Not only is the White male perspective still presented as the standard, authoritative one, but also the media itself often comes to embody the male gaze. Media commentator Nancy Hass notes that “shows that don’t focus on men have to feature the sort of women that guys might watch (Media Awareness Network).” Feminist critics have long been concerned by the way women in film, television, and print media are defined by their sexuality. Few female role models exist in the media who are valued primarily for qualities like intelligence or leadership. Inundated by images that conform to unrealistic beauty standards, women come to believe at an early age that their value depends on their physical attractiveness. According to one Newsweek article, eating disorders in girls are now routinely being diagnosed at younger ages, sometimes as early as eight or nine. The models who appear in magazines and print advertising are unrealistically skinny (23 percent thinner than the average woman), and their photographs are further enhanced to hide flaws and blemishes. Meanwhile, the majority of women appearing on television are under the age of 30, and many older actresses, facing the pressure to embody the youthful ideal, undergo surgical enhancements to appear younger (Derenne & Beresin, 2006). One recent example is TV news host Greta Van Susteren, a respected legal analyst who moved from CNN to Fox in 2002. At the debut of her show, On the Record, Van Susteren, sitting behind a table that allowed viewers to see her short skirt, had undergone not only a hair and wardrobe makeover, but also surgical enhancement to make her appear younger and more attractive.5

In addition to the prevalence of gender stereotypes, the ratio of men to women in the mass media, in and behind the scenes, is also disproportionate. Surprisingly, though women slightly outnumber men in the general population, over two-thirds of TV sitcoms feature men in the starring role (Media Awareness Network). Among writers, producers, directors, and editors, the number of women lags far behind. In Hollywood, for instance, only 17 percent of behind-the-scenes creative talent is represented by women. Communications researcher Martha Lauzen argues that “when women have more powerful roles in the making of a movie or TV show, we know that we also get more powerful female characters on-screen, women who are more real and more multi-dimensional (Media Awareness Network).”

Sexual Content in Public Communication

Creators of all forms of media know that sex—named, innuendoed, or overtly displayed—is a surefire way to grab an audience’s attention. “Sex sells” is an advertising cliché; the list of products that advertisers have linked to erotic imagery or innuendo, from cosmetics and cars to vacation packages and beer, is nearly inexhaustible. Most often, sexualized advertising content is served up in the form of the female body, in part or in whole, featured in provocative or suggestive poses beside a product that may have nothing to do with sexuality. However, by linking these two things, advertisers are marketing desire itself.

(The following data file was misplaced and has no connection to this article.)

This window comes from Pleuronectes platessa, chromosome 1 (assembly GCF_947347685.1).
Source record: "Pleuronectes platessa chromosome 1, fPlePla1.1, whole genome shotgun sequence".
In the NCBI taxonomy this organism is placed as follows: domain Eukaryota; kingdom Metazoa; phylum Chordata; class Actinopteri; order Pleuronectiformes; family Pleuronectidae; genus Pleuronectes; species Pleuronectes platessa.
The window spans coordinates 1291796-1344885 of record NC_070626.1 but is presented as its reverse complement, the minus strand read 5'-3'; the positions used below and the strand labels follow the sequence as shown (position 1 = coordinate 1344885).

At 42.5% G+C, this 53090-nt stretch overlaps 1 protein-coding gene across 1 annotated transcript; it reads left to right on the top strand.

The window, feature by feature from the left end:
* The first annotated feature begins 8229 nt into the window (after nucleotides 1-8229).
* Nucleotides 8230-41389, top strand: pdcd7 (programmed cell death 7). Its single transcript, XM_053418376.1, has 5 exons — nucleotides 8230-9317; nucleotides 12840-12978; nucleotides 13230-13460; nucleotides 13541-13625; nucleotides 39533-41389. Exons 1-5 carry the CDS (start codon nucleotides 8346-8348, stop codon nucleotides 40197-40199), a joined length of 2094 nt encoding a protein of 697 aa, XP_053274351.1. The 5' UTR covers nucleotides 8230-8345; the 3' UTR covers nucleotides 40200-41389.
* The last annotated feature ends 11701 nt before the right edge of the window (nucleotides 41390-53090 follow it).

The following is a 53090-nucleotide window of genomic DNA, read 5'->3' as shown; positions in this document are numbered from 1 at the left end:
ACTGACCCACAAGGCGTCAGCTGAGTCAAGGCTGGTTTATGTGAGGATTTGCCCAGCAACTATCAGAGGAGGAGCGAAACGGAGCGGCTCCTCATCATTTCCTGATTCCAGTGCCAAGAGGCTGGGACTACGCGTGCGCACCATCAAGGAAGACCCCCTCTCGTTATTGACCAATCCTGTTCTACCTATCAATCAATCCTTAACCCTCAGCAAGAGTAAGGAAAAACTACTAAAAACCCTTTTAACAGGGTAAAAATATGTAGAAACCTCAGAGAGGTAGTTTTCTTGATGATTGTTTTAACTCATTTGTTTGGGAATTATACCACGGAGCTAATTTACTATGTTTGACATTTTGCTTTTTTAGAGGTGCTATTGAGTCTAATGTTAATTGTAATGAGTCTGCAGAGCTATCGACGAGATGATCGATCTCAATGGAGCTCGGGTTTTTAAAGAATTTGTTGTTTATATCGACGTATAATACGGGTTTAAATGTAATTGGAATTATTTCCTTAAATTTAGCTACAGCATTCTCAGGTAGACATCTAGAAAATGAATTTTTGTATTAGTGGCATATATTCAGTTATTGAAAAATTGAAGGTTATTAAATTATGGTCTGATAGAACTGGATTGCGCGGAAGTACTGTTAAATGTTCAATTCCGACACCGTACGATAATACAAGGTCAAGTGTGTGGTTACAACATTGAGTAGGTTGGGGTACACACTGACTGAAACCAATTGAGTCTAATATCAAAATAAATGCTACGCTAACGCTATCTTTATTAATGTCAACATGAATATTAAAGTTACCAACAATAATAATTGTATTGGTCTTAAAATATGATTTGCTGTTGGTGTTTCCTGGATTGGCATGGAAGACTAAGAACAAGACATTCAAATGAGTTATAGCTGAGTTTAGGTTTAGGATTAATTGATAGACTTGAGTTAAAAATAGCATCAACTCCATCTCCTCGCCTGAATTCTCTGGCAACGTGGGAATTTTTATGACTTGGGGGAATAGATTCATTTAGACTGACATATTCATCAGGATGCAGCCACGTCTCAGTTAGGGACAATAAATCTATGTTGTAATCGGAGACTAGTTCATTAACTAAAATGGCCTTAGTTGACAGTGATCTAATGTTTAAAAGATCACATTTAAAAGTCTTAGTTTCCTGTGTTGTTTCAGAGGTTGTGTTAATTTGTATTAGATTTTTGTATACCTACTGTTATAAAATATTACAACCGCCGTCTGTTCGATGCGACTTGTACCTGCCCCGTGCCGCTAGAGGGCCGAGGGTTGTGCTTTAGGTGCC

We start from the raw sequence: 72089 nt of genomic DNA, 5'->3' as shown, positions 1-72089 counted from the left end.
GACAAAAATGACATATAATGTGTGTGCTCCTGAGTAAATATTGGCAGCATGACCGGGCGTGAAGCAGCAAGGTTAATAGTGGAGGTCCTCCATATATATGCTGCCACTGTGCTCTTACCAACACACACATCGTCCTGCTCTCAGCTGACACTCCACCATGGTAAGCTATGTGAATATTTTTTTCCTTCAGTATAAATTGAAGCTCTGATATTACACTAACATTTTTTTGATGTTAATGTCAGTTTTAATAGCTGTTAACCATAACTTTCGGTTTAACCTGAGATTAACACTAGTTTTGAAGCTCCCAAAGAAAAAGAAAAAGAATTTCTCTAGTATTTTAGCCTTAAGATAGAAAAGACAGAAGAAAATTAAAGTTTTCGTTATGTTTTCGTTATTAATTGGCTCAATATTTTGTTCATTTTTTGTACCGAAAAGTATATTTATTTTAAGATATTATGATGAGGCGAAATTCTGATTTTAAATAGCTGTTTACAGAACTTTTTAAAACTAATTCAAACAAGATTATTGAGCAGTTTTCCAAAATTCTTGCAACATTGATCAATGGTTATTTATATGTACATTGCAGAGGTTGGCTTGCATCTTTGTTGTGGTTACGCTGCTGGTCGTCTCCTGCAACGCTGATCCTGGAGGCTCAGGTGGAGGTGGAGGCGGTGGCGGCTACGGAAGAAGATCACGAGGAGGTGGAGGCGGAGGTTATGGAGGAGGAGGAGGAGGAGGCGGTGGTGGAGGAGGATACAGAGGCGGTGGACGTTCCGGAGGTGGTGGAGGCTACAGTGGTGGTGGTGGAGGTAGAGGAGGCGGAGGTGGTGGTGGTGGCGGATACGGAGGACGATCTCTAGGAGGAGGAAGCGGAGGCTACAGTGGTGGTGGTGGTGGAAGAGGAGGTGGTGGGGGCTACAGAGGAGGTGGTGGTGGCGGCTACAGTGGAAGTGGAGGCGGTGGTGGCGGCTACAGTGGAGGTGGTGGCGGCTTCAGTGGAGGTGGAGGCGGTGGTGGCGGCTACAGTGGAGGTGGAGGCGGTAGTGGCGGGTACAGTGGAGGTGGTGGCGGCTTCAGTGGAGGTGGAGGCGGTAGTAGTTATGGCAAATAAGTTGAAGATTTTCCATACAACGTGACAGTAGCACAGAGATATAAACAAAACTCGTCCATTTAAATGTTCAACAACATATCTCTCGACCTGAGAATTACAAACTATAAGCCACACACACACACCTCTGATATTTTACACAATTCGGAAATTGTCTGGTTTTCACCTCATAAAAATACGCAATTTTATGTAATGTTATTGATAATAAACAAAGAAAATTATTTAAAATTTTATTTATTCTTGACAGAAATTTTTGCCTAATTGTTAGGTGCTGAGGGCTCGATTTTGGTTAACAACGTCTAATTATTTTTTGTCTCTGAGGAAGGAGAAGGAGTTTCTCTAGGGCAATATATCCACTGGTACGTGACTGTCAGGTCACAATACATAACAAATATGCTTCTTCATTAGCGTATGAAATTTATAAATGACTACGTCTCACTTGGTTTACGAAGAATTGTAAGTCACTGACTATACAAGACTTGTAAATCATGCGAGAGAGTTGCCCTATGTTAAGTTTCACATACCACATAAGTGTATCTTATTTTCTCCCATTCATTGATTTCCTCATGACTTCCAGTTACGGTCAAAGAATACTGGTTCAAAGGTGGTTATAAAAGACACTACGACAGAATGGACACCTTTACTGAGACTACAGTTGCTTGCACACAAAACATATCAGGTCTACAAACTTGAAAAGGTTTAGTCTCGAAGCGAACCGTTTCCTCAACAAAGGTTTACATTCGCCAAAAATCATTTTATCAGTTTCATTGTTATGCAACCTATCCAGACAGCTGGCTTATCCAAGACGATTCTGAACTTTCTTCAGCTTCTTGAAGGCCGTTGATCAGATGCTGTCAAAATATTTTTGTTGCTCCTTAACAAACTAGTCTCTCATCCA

Figure 14.2

14.2 collage 0

Sex Sells: Commodifying Desire, Past and Present

Wikimedia Commons – public domain; Bryan Ward – GAW: Big Kahuna Burger – CC BY-SA 2.0.

Sex is used to sell not just consumer goods; it sells media, too. Music videos on MTV and VH1, which promote artists and their music, capture audience attention with highly suggestive dance moves, often performed by scantily clad women. Movie trailers may flash brief images of nudity or passionate kissing to suggest more to come in the movie. Video games feature female characters like Lara Croft of Tomb Raider, whose tightly fitted clothes reveal all the curves of her Barbie-doll figure. And partially nude models grace the cover of men’s and women’s magazines like Maxim, Cosmopolitan, and Vogue where cover lines promise titillating tips, gossip, and advice on bedroom behavior (Reichert & Lambiase, 2005).

In the 1920s and 1930s, filmmakers attracted audiences to the silver screen with the promise of what was then considered scandalous content. Prior to the 1934 Hays Code, which placed restrictions on “indecent” content in movies, films featured erotic dances, male and female nudity, references to homosexuality, and sexual violence (for more information on the Hays Code, see Chapter 8 “Movies” and Chapter 15 “Media and Government”). D. W. Griffith’s Intolerance (1916) includes scenes with topless actresses, as does Ben Hur (1925). In Warner Bros.’ Female (1933), the leading lady, the head of a major car company, spends her evenings in sexual exploits with her male employees, a story line that would never have passed the Hays Code a year later (Morris, 1996). Trouble in Paradise, a 1932 romantic comedy, was withdrawn from circulation after the institution of the Hays Code because of its frank discussion of sexuality. Similarly, Dr. Jekyll and Mr. Hyde (1931), which featured a prostitute as one of the main characters, was also banned under the code (Hauesser, 2007).

In the 1960s, when the sexual revolution led to increasingly permissive attitudes toward sexuality in American culture, the Hays Code was replaced with the MPAA rating system. The rating system, designed to warn parents about potentially objectionable material in films, allowed filmmakers to include sexually explicit content without fear of public protest. Since the replacement of the Hays Code, sexual content has been featured in movies with much greater frequency.